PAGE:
I was kept engaged by the mystery of what happened on the wedding night – I needed to know who had been killed and who the killer was. The fact that the book was written in first person added to the mystery, as the characters were clearly keeping things from the reader and I knew something was amiss.
That said, I think I would have preferred for the book to have been told in third person. I always struggle when thrillers are written in first, and then the author clearly goes out of their way to keep things from the reader and has the characters omit certain information. I find it quite irritating, and sometimes it can come across as lazy writing. It wasn’t a big deal with this book, as I still thought it was written really well, but I would have preferred for it not to have happened.
I loved the way Lucy Foley wrote the different points of view. There were a lot of characters in this book, but they were all very unique and distinct. She did a really good job with those.
I didn’t find any of the characters to be likeable apart from Hannah and Olivia, but to be honest they weren’t really supposed to be!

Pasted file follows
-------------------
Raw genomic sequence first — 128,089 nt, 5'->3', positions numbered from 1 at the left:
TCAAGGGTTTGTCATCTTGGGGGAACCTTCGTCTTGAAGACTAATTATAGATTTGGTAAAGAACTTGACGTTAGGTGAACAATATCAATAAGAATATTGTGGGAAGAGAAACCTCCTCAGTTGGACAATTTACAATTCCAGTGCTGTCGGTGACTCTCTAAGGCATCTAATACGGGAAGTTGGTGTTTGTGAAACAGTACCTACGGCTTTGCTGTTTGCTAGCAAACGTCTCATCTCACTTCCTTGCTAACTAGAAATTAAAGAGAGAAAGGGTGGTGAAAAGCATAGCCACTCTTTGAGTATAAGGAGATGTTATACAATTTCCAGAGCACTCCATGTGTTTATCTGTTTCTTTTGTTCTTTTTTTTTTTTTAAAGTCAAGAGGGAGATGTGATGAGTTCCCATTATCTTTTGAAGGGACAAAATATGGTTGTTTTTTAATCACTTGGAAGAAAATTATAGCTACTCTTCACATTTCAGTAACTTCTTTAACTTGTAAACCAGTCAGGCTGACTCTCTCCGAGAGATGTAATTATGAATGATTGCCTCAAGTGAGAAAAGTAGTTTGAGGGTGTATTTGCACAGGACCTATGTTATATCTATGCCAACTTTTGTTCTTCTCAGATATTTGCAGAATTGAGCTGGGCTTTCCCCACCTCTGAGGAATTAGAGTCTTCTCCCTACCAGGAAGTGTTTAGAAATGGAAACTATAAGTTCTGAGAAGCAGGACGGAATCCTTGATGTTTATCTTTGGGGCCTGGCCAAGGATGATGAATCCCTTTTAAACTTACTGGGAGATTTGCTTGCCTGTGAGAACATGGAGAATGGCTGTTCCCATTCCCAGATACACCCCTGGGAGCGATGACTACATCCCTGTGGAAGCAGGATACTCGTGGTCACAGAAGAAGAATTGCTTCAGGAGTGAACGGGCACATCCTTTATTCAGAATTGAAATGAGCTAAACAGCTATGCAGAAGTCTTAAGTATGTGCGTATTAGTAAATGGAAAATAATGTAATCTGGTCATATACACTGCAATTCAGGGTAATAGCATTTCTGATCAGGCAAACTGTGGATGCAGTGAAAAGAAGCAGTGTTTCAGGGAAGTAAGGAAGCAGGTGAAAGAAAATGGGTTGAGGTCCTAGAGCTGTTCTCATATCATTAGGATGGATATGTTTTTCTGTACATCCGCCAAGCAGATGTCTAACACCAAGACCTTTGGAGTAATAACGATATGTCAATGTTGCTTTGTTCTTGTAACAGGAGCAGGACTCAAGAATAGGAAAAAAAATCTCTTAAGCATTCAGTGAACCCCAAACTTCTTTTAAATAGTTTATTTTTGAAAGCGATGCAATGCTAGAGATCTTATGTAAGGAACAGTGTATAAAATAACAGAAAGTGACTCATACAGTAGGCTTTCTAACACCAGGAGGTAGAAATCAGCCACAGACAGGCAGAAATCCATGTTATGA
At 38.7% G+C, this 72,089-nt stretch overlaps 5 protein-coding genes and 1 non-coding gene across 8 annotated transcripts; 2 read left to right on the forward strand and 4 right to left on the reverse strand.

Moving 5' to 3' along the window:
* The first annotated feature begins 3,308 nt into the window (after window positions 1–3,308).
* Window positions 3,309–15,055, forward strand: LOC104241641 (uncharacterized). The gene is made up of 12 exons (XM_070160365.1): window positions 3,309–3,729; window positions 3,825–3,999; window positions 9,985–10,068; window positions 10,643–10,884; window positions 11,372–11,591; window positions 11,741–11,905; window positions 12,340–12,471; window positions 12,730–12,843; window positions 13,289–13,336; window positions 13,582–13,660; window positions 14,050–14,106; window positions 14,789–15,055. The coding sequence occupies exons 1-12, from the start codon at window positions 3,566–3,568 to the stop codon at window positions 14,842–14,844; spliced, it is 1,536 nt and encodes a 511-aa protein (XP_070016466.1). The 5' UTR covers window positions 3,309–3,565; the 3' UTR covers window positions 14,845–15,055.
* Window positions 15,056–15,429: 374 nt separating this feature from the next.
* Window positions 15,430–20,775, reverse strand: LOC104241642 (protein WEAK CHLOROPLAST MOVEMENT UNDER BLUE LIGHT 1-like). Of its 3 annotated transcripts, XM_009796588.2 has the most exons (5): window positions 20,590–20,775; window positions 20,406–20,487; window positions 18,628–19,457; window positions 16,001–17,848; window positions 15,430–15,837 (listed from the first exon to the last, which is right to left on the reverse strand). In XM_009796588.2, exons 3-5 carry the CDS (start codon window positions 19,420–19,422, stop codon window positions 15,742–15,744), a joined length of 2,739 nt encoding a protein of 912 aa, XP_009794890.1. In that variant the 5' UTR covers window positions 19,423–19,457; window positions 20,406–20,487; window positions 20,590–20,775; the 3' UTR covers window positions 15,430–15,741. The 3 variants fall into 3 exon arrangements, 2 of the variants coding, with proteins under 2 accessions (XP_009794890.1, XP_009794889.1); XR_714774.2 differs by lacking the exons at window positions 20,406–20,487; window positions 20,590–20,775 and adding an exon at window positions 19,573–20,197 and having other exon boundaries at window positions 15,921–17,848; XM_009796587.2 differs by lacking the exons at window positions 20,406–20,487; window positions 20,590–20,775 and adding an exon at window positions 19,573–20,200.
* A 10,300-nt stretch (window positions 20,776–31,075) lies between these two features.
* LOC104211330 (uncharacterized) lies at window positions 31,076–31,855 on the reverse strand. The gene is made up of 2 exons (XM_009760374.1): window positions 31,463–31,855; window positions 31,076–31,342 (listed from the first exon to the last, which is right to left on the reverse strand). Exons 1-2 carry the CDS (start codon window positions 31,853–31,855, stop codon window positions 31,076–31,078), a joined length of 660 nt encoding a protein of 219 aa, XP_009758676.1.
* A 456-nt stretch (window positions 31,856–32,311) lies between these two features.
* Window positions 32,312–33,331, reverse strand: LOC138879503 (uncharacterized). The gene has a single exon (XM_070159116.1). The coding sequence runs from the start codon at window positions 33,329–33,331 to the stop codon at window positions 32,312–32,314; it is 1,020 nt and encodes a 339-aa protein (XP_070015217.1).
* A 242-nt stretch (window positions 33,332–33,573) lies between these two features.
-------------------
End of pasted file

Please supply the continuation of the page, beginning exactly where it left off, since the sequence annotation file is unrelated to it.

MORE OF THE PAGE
As for the twist at the end, I thought it was really well done! I liked how we were fed little bits of information that came together towards the end. I was able to put most of it together right before the big twist was revealed, and I love it when stories do that! I love being able to piece together information just as the twist is happening. It reminded me of how I felt with The Silent Patient, as I figured out the twist right at the last minute, almost along with the characters!
After a brutal conquest stripped the city of its magic, Nahid leader Banu Manizheh and her resurrected commander, Dara, must try to repair their fraying alliance and stabilize a fractious, warring people.
But the bloodletting and loss of his beloved Nahri have unleashed the worst demons of Dara’s dark past. To vanquish them, he must face some ugly truths about his history and put himself at the mercy of those he once considered enemies.
Having narrowly escaped their murderous families and Daevabad’s deadly politics, Nahri and Ali, now safe in Cairo, face difficult choices of their own. While Nahri finds peace in the old rhythms and familiar comforts of her human home, she is haunted by the knowledge that the loved ones she left behind and the people who considered her a savior are at the mercy of a new tyrant. Ali, too, cannot help but look back, and is determined to return to rescue his city and the family that remains. Seeking support in his mother’s homeland, he discovers that his connection to the marid goes far deeper than expected and threatens not only his relationship with Nahri, but his very faith.